E-Retailers Offered More Free Shipping Last Year, But Can it Continue?

Despite a holiday boom, free shipping has become more of an expectation than a perk. But consumers should be prepared for changing limitations and incentives on this service.
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This holiday season saw a record number of retailers offering free shipping, often with no minimums, and shoppers responded by placing orders with free shipping in equivalent record numbers. But as this service shifts from a perk to an expectation, will retailers be able to maintain it? Or will consumers end up paying another way?

Free Shipping: Consumers Save, Retailers Lose (Billions)

Reuters reported this week that "online purchases in the United States with free delivery hit a high of 68% in the third quarter of 2014, according to industry-data tracker comScore, up from 44% the previous year." And e-retail juggernaut Amazon claimed "it saved customers $2 billion in shipping fees over the holidays."

Of course, free shipping isn't really "free;" someone, somewhere is paying for it. So a large part of that $2 billion was swallowed by Amazon itself. A majority of those savings went to Amazon Prime members, who pay $99 a year in exchange for perks including free two-day shipping on all orders; that fee would help offset shipping costs a bit for Amazon, not to mention that studies have shown Prime members buy significantly more than non-members.

This means increased revenues for Amazon, but also increased shipping costs. All in all, tech data firm Forrester Research estimates "that Amazon loses $1 billion to $2 billion a year on U.S. Prime shipments." And if that's what it means for Amazon, imagine how smaller companies are struggling to keep up with demand for free shipping.

Retailers Likely to Raise Minimums, Offer Alternatives

In response, retailers are often simultaneously expanding free shipping in some ways, while restricting (or de-incentivizing) it in others. Back in October, the Wall Street Journal noted that minimums for free shipping were rising across many major retailers: Amazon increased its minimum from $25 to $35, as well as increasing Prime memberships from $79 to $99 a year. Overall, a study of 113 major retailers found that free shipping minimums had increased a whopping $76 in just a year. Other culprits included Best Buy and Gap.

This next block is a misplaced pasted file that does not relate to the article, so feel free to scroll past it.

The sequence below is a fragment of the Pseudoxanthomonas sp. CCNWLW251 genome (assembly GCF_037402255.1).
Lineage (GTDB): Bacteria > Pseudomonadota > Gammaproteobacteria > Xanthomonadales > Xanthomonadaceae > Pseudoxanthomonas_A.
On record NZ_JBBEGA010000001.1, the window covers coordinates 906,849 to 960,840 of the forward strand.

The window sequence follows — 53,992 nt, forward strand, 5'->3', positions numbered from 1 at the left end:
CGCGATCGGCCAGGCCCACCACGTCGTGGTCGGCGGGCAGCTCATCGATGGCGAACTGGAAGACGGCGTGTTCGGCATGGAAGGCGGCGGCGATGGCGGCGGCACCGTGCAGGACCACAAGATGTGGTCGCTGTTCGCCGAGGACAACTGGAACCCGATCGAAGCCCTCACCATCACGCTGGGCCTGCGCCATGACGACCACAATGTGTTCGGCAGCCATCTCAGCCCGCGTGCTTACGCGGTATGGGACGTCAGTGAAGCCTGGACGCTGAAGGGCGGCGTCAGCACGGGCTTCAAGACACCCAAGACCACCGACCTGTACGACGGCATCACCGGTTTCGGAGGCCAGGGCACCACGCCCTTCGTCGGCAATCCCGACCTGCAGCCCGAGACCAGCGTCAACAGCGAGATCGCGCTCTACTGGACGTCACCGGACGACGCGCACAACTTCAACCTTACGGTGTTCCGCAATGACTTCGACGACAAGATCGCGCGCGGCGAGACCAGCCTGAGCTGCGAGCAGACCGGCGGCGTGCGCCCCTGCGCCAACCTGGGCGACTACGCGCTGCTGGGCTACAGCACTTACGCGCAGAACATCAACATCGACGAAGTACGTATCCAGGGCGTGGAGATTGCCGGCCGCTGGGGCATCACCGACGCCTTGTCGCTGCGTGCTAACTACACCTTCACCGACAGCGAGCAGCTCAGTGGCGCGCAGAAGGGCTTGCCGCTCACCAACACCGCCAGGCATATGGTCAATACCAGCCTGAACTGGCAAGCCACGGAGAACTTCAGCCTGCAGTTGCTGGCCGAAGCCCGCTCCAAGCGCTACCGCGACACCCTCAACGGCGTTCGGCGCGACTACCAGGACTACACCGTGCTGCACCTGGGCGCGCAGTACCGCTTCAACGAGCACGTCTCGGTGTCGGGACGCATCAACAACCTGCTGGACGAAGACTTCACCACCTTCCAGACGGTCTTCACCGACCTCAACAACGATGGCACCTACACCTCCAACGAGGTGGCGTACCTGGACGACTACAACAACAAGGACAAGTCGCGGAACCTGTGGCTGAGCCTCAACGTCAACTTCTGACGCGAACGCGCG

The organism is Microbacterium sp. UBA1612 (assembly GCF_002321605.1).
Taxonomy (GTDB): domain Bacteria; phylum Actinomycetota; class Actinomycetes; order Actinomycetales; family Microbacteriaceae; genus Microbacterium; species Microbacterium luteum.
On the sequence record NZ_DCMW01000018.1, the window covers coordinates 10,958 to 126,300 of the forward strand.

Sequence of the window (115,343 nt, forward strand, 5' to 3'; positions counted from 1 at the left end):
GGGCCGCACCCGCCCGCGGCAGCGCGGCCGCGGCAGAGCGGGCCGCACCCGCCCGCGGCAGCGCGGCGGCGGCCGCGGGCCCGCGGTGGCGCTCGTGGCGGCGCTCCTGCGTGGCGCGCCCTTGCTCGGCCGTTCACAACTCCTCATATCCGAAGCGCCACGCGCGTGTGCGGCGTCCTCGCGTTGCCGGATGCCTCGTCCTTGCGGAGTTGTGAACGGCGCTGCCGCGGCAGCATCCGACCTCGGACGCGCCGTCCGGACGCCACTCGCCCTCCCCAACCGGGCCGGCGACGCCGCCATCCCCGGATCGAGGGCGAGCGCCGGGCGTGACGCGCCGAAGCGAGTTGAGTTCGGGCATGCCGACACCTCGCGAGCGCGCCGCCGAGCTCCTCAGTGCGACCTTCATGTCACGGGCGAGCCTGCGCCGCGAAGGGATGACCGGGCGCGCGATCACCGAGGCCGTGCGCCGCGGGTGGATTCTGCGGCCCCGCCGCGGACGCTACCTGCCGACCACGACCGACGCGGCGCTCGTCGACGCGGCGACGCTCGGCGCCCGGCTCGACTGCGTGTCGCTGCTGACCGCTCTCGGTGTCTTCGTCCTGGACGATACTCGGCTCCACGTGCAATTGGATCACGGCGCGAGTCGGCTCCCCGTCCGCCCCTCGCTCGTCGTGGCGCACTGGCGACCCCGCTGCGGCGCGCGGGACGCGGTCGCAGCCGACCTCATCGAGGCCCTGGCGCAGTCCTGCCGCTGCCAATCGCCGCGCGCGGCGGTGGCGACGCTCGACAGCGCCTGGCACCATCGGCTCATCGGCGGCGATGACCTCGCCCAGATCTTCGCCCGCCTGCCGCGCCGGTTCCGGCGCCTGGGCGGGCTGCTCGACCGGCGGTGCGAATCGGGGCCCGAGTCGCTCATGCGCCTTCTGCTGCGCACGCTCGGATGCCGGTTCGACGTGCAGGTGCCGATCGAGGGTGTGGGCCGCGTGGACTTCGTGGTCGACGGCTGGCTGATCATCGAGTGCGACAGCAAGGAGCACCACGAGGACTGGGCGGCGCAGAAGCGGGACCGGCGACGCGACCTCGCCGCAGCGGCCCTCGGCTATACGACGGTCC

Not only does it help offset shipping costs, but retailers have found that shoppers routinely buy more to meet shipping minimums. Amazon has tried something different, offering credits on video rentals and books for Prime members who forgo their free two-day shipping in exchange for slower options. And bucking the trend entirely, some websites have initiated flat shipping fees on all orders, finding once again that it encourages shoppers to buy more.

Another route is to avoid shipping entirely: Expect to see more offers of free same-day in-store pickup.

What do you think, readers? Will you drop certain websites if they drop free shipping or raise minimums, or will you just spend more? Let us know in the comments below.

Benjamin Glaser
DealNews Contributing Writer

Ben was Features Editor at DealNews from 2014 to 2017, when his shopping insights were highlighted by Good Morning America, Reuters, the Washington Post, and more. Though no longer in consumer news, Ben still loves getting a great deal (and writing about it!).
DealNews may be compensated by companies mentioned in this article. Please note that, although prices sometimes fluctuate or expire unexpectedly, all products and deals mentioned in this feature were available at the lowest total price we could find at the time of publication (unless otherwise specified).